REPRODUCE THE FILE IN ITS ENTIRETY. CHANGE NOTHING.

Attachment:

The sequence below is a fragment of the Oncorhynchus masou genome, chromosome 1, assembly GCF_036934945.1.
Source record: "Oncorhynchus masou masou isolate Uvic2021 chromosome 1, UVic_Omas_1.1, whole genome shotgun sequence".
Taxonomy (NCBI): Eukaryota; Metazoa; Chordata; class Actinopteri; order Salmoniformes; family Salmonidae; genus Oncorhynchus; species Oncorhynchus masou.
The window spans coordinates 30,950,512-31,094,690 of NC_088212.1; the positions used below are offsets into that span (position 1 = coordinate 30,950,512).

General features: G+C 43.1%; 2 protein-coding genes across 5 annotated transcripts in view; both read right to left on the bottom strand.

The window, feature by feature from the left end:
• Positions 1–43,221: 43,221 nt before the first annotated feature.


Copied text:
The sequence below is a fragment of the Oncorhynchus masou genome, chromosome 1, assembly GCF_036934945.1.
Source record: "Oncorhynchus masou masou isolate Uvic2021 chromosome 1, UVic_Omas_1.1, whole genome shotgun sequence".
Taxonomy (NCBI): Eukaryota; Metazoa; Chordata; class Actinopteri; order Salmoniformes; family Salmonidae; genus Oncorhynchus; species Oncorhynchus masou.
The window spans coordinates 30,950,512-31,094,690 of NC_088212.1; the positions used below are offsets into that span (position 1 = coordinate 30,950,512).

General features: G+C 43.1%; 2 protein-coding genes across 5 annotated transcripts in view; both read right to left on the bottom strand.

The window, feature by feature from the left end:
• Positions 1–43,221: 43,221 nt before the first annotated feature.